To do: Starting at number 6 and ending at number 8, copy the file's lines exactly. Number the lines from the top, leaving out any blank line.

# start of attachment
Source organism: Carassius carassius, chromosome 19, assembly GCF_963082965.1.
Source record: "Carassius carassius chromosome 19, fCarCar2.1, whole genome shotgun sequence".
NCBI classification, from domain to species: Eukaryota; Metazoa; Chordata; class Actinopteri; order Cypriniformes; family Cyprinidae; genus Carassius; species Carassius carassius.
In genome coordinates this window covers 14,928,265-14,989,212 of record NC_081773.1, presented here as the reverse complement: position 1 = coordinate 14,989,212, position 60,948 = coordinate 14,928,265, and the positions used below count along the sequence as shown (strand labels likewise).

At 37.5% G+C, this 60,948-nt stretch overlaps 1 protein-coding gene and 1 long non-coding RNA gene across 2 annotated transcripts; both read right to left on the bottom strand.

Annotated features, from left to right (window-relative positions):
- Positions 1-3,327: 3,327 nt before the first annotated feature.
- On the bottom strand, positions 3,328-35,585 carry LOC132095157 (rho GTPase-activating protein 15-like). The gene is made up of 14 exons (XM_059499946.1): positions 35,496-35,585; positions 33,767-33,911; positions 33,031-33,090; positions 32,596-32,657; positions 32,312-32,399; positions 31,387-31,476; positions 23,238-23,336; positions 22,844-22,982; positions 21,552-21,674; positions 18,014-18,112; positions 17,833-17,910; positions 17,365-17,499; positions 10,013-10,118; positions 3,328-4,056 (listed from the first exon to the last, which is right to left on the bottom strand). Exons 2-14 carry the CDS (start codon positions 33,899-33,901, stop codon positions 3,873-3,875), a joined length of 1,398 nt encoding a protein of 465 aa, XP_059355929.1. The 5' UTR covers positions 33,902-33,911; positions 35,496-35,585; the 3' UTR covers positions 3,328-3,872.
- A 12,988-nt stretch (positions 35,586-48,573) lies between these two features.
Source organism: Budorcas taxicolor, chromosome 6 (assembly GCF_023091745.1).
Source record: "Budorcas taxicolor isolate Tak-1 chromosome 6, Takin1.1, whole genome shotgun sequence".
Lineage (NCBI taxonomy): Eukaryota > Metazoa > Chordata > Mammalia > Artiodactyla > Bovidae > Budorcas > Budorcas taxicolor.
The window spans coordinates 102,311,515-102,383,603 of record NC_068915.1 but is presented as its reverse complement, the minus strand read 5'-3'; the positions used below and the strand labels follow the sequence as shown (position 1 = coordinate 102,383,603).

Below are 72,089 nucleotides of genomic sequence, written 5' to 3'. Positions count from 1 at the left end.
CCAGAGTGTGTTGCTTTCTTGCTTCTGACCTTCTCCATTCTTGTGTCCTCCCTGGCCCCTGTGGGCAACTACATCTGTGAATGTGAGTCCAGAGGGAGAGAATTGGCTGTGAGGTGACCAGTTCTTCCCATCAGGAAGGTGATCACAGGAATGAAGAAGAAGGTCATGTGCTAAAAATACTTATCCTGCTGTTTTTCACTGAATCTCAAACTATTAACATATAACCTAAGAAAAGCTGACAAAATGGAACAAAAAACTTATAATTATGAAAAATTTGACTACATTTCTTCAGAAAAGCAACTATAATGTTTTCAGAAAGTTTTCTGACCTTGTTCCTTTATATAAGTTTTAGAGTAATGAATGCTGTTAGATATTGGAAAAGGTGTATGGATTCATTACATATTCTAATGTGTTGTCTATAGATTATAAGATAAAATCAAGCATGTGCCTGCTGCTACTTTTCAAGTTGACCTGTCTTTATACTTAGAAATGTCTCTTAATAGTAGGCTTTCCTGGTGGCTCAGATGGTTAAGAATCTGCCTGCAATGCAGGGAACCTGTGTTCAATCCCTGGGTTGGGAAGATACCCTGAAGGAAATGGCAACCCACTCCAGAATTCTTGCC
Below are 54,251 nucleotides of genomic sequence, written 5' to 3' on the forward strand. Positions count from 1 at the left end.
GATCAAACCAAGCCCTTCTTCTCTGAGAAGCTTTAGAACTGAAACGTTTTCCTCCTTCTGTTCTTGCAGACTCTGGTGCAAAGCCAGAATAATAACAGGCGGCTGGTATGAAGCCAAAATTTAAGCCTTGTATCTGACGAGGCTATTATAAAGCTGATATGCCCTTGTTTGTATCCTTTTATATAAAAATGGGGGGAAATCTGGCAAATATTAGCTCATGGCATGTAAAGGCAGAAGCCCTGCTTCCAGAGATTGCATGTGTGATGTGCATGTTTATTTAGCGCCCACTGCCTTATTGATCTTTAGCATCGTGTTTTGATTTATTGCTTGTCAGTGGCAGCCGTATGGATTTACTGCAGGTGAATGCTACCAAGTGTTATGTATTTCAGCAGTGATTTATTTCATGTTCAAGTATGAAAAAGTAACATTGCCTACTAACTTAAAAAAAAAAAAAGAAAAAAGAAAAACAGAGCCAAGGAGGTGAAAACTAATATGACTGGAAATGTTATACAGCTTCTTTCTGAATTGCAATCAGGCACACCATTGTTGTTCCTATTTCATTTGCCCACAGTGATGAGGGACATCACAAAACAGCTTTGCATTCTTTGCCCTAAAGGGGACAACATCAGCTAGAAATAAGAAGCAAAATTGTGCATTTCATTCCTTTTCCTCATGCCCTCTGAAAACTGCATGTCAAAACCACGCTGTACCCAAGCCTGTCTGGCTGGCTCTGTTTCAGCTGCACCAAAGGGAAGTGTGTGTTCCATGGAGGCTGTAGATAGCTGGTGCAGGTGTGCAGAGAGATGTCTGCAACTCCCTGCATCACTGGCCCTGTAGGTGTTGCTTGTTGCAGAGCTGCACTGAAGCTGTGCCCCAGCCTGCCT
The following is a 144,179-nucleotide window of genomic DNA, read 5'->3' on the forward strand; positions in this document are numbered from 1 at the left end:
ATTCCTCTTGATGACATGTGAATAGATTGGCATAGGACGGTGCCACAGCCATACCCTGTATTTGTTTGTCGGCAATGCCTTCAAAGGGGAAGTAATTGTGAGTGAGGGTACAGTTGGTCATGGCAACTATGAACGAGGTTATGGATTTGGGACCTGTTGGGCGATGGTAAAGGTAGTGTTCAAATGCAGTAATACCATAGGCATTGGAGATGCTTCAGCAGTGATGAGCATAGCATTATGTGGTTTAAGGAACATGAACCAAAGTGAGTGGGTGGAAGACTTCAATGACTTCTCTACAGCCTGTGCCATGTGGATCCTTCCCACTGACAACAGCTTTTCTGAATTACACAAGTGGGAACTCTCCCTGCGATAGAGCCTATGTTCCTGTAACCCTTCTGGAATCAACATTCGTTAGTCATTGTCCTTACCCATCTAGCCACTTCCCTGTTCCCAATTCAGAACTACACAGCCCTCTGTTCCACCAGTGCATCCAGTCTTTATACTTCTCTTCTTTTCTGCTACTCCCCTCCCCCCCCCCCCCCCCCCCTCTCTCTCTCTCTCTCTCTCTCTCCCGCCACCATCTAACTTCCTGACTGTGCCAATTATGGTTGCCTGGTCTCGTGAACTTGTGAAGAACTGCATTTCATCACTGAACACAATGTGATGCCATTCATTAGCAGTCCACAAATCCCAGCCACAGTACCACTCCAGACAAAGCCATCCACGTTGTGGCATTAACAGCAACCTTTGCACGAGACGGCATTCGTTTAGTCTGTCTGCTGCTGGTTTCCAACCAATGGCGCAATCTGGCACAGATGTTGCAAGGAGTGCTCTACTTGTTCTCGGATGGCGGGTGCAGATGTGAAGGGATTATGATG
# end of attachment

Annotated features, from left to right (window-relative positions):
- Positions 1-3,327: 3,327 nt before the first annotated feature.
- On the bottom strand, positions 3,328-35,585 carry LOC132095157 (rho GTPase-activating protein 15-like). The gene is made up of 14 exons (XM_059499946.1): positions 35,496-35,585; positions 33,767-33,911; positions 33,031-33,090; positions 32,596-32,657; positions 32,312-32,399; positions 31,387-31,476; positions 23,238-23,336; positions 22,844-22,982; positions 21,552-21,674; positions 18,014-18,112; positions 17,833-17,910; positions 17,365-17,499; positions 10,013-10,118; positions 3,328-4,056 (listed from the first exon to the last, which is right to left on the bottom strand). Exons 2-14 carry the CDS (start codon positions 33,899-33,901, stop codon positions 3,873-3,875), a joined length of 1,398 nt encoding a protein of 465 aa, XP_059355929.1. The 5' UTR covers positions 33,902-33,911; positions 35,496-35,585; the 3' UTR covers positions 3,328-3,872.